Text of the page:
American Heritage® Dictionary of the English Language, Fourth Edition
- n. One that serves as a pattern or model.
- n. A set or list of all the inflectional forms of a word or of one of its grammatical categories: the paradigm of an irregular verb.
- n. A set of assumptions, concepts, values, and practices that constitutes a way of viewing reality for the community that shares them, especially in an intellectual discipline.
Century Dictionary and Cyclopedia
- n. An example; a model.
- n. In grammar, an example of a word, as a noun, adjective, or verb, in its various inflections.
- n. In rhetoric, an example or illustration, of which parable and fable are species: a general term, used by Greek writers.
- n. An example serving as a model or pattern; a template.
- n. linguistics A set of all forms which contain a common element, especially the set of all inflectional forms of a word or a particular grammatical category.
- n. A system of assumptions, concepts, values, and practices that constitutes a way of viewing reality.
- n. A conceptual framework—an established thought process.
- n. A way of thinking which can occasionally lead to misleading predispositions; a prejudice. A route of mental efficiency which has presumably been verified by affirmative results/predictions.
- n. A philosophy consisting of ‘top-bottom’ ideas (namely biases which could possibly make the practitioner susceptible to the ‘confirmation bias’).
GNU Webster's 1913
- n. rare An example; a model; a pattern.
- n. (Gram.) An example of a conjugation or declension, showing a word in all its different forms of inflection.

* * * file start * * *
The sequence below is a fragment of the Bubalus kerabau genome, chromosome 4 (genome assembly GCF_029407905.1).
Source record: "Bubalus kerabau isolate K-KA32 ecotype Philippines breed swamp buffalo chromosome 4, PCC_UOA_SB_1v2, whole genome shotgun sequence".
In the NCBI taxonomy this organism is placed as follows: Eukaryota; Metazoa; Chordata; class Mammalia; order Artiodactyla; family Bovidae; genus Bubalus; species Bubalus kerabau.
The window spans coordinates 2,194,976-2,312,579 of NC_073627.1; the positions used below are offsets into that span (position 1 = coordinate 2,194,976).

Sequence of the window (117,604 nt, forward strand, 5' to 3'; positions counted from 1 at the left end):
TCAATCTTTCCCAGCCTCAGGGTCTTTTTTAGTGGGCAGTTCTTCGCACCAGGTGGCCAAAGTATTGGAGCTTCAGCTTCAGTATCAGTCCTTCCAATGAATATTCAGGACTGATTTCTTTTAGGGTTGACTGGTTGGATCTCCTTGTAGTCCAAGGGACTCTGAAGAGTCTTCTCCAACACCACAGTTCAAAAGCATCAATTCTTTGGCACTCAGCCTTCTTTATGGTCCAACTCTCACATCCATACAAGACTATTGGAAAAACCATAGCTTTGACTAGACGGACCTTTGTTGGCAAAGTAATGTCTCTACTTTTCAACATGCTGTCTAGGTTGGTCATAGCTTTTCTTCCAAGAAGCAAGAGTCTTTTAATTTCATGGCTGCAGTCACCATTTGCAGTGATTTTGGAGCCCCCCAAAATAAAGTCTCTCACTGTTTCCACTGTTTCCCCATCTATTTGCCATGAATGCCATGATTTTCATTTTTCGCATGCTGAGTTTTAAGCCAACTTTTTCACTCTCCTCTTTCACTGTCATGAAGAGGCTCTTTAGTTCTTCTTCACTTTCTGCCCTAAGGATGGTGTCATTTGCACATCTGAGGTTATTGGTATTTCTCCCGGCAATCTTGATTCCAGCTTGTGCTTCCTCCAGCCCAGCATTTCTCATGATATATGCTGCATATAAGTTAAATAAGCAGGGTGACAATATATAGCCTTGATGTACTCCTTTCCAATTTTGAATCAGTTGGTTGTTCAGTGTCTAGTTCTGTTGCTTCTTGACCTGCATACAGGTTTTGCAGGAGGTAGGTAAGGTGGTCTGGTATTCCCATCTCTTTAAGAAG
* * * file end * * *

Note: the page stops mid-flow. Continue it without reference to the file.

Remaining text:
- n. (Rhet.) An illustration, as by a parable or fable.
- n. (Science) A theory providing a unifying explanation for a set of phenomena in some field, which serves to suggest methods to test the theory and develop a fuller understanding of the topic, and which is considered useful until it is be replaced by a newer theory providing more accurate explanations or explanations for a wider range of phenomena.
- n. the generally accepted perspective of a particular discipline at a given time
- n. the class of all items that can be substituted into the same position (or slot) in a grammatical sentence (are in paradigmatic relation with one another)
- n. systematic arrangement of all the inflected forms of a word
- n. a standard or typical example
- Established 1475-85 from Late Latin paradīgma, from Ancient Greek παράδειγμα (paradeigma, "pattern"). (Wiktionary)
- Middle English, example, from Late Latin paradīgma, from Greek paradeigma, from paradeiknunai, to compare : para-, alongside; see para-1 + deiknunai, to show. (American Heritage® Dictionary of the English Language, Fourth Edition)
“The term "paradigm shift" is bandied around with promiscuous ease.”
“Now, the term paradigm shift is used to suggest the groundbreaking importance of statements such as this:”
“Now, I think that people become angered by paradigm shifts or angered by even hearing the term paradigm shift.”
“After the 1962 publication of Structure, however, the word paradigm came to mean something bigger and more complicated than a mere example.”
“The term paradigm, however, is useful, like a Swiss Army Knife.”
“The Olympic champion of sleep-inducing jargon must be the word "paradigm.”
“A beautiful example of this paradigm is a single cell organism called ciliate – the gene assembly process in ciliates has turned out to be a very elegant computational process which even uses one of the basic data structures of computer science: the linked lists!”
“The fragility of the paradigm is apparent, they contend, when one considers that actions within the private sphere always have consequences with the public sphere, and vice versa.”
“Interestingly the paradigm is associated with an intelligent design approach; for where do we find symbolic coding systems?”
“Can she really be as articulate as she is in the second act and still fail to understand the meaning of the word "paradigm?”
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